Kapaun, served in India from 1944 to 1946, returning to the states to earn an M.A. in Education from the Catholic University of Washington, and re-enlisted in 1948. In 1950 Kapaun, along with the 8th Cavalry Regiment, 1st Cavalry Division, was sent to South Korea along the Pusan perimeter, where they pushed northward.
In November 1950, Kapaun and his regiment were overrun by Chinese forces. The Army ordered a retreat, but Kapaun stayed behind to tend to the wounded and ultimately resulted in him being captured.
Starving and frost-bitten, he continued to care for wounded soldiers despite Chinese troops ordering him to leave them behind to die. He would risk his life to prevent the executions of soldiers too injured to march. He gave away his rations and stole food, tea and medicine from the Chinese guards in order to serve the other POWs.
Kapaun and the soldiers marched 87 miles to their prison camp near Pyoktong in North Korea. Kapaun died of dysentery and pneumonia after a final Easter mass in 1951. He was 35.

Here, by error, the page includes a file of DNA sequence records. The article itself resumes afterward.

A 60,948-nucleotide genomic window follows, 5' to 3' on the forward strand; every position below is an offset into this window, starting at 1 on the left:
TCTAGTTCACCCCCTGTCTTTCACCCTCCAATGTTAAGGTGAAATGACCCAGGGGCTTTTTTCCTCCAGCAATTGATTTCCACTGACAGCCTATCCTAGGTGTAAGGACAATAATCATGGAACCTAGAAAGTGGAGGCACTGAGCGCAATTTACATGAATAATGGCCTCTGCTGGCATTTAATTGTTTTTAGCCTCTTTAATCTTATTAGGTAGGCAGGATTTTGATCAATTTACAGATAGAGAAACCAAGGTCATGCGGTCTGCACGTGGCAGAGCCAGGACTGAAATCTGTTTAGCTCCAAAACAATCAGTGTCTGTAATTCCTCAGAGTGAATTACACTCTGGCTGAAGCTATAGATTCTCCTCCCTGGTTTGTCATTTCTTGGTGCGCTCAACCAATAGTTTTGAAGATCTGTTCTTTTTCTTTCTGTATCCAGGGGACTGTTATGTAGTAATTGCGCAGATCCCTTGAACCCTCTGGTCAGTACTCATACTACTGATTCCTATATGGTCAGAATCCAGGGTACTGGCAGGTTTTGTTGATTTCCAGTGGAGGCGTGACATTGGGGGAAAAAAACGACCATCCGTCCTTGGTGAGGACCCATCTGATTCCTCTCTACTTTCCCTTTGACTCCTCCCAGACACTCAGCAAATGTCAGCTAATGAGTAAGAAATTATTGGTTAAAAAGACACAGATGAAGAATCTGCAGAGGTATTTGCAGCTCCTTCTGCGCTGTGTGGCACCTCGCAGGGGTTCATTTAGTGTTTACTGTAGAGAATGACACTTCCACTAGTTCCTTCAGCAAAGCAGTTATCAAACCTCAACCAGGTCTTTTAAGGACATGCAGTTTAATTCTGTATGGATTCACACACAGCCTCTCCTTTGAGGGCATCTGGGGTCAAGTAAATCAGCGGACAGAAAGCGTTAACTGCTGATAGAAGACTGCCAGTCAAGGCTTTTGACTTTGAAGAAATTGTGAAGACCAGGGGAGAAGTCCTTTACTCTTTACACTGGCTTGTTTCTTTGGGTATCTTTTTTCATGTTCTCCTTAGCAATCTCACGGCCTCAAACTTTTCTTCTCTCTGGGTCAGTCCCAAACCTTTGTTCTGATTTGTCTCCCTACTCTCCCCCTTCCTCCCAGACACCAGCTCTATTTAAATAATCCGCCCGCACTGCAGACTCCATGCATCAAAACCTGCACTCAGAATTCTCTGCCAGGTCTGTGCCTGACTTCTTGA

Capt. Kapaun was highly decorated. He was awarded the following medals for his actions in both wars:
- Distinguished Service Cross
- Legion of Merit
- Bronze Star Medal
- Purple Heart
- Prisoner of War Medal
- American Campaign Medal
- Asiatic-Pacific Campaign Medal with One Campaign Star
- World War II Victory Medal
- National Defense Service Medal
- Korean Service Medal with Two Campaign Stars
- United Nations Korea Medal
- Republic of Korea War Service Medal
- Presidential Unit Citation, U.S. Army
- Republic of Korea Presidential Unit Citation
He will be awarded the Medal of Honor April 11. It may not be the last time his life’s work will be recognized. A Servant of God to the Catholic Church, he is also a candidate for sainthood.